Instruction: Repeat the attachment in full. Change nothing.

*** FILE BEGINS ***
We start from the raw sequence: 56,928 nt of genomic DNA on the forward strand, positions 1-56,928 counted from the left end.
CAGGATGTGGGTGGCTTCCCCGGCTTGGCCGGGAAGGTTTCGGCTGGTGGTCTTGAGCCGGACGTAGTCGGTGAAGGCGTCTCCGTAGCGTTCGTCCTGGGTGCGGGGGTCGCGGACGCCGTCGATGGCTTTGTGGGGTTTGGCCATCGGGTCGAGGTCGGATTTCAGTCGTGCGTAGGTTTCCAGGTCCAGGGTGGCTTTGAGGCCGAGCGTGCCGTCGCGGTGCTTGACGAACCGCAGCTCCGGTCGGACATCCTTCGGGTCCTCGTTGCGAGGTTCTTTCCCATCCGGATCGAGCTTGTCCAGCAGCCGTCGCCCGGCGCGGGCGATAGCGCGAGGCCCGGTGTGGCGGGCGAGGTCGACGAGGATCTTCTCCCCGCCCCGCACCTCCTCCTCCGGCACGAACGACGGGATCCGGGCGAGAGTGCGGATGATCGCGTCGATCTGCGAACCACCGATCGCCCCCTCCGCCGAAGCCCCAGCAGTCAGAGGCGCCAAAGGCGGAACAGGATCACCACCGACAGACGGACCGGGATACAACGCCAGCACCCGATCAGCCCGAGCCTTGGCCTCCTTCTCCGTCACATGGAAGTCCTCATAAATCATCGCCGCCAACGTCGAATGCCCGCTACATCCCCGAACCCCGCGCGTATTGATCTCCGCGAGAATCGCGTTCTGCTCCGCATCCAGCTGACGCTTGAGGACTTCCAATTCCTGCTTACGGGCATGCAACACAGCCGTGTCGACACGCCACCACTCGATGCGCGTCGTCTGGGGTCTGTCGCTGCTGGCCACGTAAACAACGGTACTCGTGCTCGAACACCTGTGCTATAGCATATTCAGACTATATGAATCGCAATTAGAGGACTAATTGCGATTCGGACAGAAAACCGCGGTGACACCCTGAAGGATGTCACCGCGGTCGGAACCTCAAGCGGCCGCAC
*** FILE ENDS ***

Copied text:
We start from the raw sequence: 56,928 nt of genomic DNA on the forward strand, positions 1-56,928 counted from the left end.
CAGGATGTGGGTGGCTTCCCCGGCTTGGCCGGGAAGGTTTCGGCTGGTGGTCTTGAGCCGGACGTAGTCGGTGAAGGCGTCTCCGTAGCGTTCGTCCTGGGTGCGGGGGTCGCGGACGCCGTCGATGGCTTTGTGGGGTTTGGCCATCGGGTCGAGGTCGGATTTCAGTCGTGCGTAGGTTTCCAGGTCCAGGGTGGCTTTGAGGCCGAGCGTGCCGTCGCGGTGCTTGACGAACCGCAGCTCCGGTCGGACATCCTTCGGGTCCTCGTTGCGAGGTTCTTTCCCATCCGGATCGAGCTTGTCCAGCAGCCGTCGCCCGGCGCGGGCGATAGCGCGAGGCCCGGTGTGGCGGGCGAGGTCGACGAGGATCTTCTCCCCGCCCCGCACCTCCTCCTCCGGCACGAACGACGGGATCCGGGCGAGAGTGCGGATGATCGCGTCGATCTGCGAACCACCGATCGCCCCCTCCGCCGAAGCCCCAGCAGTCAGAGGCGCCAAAGGCGGAACAGGATCACCACCGACAGACGGACCGGGATACAACGCCAGCACCCGATCAGCCCGAGCCTTGGCCTCCTTCTCCGTCACATGGAAGTCCTCATAAATCATCGCCGCCAACGTCGAATGCCCGCTACATCCCCGAACCCCGCGCGTATTGATCTCCGCGAGAATCGCGTTCTGCTCCGCATCCAGCTGACGCTTGAGGACTTCCAATTCCTGCTTACGGGCATGCAACACAGCCGTGTCGACACGCCACCACTCGATGCGCGTCGTCTGGGGTCTGTCGCTGCTGGCCACGTAAACAACGGTACTCGTGCTCGAACACCTGTGCTATAGCATATTCAGACTATATGAATCGCAATTAGAGGACTAATTGCGATTCGGACAGAAAACCGCGGTGACACCCTGAAGGATGTCACCGCGGTCGGAACCTCAAGCGGCCGCAC